What is the difference between collagen and elastin?

Decreased production of elastin and collagen in the skin leads to wrinkles or hard skin.

Collagen and elastin are two proteins that form fibers to help form connective tissue in the body. Collagen is widespread in the body and gives connective tissue strength and flexibility. Elastin is a protein that returns to its original shape after being stretched. Although collagen occurs more widely in the body, both it and elastin are necessary for many tissues to function.

Aged skin has depleted elastin and collagen levels.

Collagen is so anatomically prevalent that it accounts for a third of the body’s total protein. That’s about 6% of the total body weight. In the body, collagen forms collagen fibers that make up ligaments and tendons, cartilage, skin, and bone tissue. There are about 20 types of collagen, some of which are specific to certain tissues or organs. Other types of collagen support organs or occupy the space between organs and tissues. Collagen occurs in strong, flexible collagen fibers.

Collagen creams can be used to replenish the collagen supply in the body and reduce the signs of aging.

Elastin, as its name implies, is a protein with elastic quality. It will return to its original state after stress, whether compressed or stretched. Elastin fibers form networks like collagen. Fabrics gain elasticity when they contain elastin.

Both collagen and elastin are notable for their roles in aging. As the body ages, collagen proteins become more cross-linked and rigid. Collagen is important for strength, but tissues like the lens can become overly stiff and cause vision problems. Decreased production of elastin and collagen in the skin leads to wrinkles or hard skin.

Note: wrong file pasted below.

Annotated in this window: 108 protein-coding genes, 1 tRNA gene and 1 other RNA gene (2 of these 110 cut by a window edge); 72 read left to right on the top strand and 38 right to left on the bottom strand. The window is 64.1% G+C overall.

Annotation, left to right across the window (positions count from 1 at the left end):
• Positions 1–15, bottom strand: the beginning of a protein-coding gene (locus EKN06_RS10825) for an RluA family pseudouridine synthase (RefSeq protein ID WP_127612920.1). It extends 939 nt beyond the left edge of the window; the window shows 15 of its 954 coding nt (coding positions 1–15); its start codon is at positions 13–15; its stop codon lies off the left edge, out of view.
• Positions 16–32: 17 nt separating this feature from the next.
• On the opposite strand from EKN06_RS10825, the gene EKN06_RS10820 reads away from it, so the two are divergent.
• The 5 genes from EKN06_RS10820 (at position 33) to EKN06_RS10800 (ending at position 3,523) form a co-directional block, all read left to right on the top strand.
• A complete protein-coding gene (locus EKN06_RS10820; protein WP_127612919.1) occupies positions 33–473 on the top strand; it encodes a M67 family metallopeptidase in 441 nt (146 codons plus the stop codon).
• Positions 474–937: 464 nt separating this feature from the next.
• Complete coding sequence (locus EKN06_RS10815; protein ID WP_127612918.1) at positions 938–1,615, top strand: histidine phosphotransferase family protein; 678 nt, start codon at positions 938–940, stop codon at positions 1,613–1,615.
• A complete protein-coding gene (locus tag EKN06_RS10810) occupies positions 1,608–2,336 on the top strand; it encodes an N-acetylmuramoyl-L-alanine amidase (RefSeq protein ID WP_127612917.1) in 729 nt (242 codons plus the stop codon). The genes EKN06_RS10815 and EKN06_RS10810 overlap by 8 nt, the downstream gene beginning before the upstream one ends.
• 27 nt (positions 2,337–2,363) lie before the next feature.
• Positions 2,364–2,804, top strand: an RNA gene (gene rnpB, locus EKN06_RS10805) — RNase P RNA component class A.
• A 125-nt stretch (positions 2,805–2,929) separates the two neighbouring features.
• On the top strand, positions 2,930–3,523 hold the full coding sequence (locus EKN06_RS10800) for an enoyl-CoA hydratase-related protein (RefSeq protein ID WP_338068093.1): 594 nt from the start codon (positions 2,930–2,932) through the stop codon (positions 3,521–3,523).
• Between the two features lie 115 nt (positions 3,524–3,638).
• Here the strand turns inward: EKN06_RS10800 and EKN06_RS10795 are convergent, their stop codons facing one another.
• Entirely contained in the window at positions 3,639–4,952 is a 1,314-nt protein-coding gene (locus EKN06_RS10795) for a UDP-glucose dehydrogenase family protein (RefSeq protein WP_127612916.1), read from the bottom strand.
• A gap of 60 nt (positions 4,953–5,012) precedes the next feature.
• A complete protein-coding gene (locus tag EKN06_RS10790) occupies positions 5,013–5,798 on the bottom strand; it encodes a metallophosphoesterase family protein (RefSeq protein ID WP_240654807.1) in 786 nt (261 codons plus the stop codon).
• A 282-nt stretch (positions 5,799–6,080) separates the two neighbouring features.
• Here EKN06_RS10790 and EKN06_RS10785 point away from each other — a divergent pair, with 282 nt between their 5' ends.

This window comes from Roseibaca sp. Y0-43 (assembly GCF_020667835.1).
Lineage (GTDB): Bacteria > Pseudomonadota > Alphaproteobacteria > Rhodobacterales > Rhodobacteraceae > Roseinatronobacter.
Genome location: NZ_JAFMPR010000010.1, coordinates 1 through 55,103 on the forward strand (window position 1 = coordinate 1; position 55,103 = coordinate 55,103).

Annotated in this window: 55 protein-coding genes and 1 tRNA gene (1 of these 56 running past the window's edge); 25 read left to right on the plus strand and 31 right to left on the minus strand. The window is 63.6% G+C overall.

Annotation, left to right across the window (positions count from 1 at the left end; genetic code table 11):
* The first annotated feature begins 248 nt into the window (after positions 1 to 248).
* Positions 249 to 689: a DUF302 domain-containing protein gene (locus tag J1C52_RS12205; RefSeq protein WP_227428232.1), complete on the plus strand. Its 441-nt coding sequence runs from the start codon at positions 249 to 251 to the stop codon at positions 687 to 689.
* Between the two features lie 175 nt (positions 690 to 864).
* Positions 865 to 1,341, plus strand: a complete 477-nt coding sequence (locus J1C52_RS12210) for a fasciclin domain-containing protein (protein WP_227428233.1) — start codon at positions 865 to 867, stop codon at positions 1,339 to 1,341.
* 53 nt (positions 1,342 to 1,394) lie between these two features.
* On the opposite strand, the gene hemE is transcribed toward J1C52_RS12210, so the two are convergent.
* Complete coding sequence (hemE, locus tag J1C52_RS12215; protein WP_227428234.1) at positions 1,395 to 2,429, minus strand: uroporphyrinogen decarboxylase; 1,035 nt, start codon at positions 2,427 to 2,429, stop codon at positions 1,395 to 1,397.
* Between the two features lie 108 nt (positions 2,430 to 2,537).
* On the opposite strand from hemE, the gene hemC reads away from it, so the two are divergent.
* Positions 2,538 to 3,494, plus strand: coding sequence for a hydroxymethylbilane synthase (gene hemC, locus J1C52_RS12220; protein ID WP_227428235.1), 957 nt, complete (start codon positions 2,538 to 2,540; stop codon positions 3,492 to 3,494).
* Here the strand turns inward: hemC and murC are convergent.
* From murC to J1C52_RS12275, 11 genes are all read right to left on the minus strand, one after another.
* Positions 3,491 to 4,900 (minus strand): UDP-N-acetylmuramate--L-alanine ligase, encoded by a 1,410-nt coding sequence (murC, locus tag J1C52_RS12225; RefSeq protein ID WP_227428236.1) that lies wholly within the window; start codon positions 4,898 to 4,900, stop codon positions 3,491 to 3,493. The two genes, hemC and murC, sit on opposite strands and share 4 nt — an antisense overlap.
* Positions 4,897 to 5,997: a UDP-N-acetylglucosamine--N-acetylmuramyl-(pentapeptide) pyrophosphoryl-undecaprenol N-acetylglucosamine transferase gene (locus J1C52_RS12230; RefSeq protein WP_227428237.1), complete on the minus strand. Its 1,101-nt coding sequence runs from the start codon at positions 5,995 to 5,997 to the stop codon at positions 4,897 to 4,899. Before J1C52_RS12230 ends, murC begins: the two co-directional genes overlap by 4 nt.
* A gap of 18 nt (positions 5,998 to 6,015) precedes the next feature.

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Collagen allows the body’s ligaments to stretch properly, which helps prevent connective tissue from becoming vulnerable to injury.

Vitamin C is necessary for the formation and organization of collagen fibers. Scurvy, which is caused by vitamin C deficiency, causes symptoms such as poor wound healing and bleeding from blood vessels. Teeth can even fall out because the ligaments that hold them in the cavities are weakened.

Both collagen and elastin occur in the important extracellular matrix, which is formed by loose connective tissue, in this case known as areolar. This type of tissue surrounds almost every capillary or small blood vessel in the body. Nutrients from the blood pass through the extracellular matrix fluid to support the body’s cells. Thus, no cell is far from the connective tissue formed by collagen and elastin. The extracellular matrix structure also supports the functionality of tendons to support stretching, bones to support weight, and the skin’s ability to resist injury.

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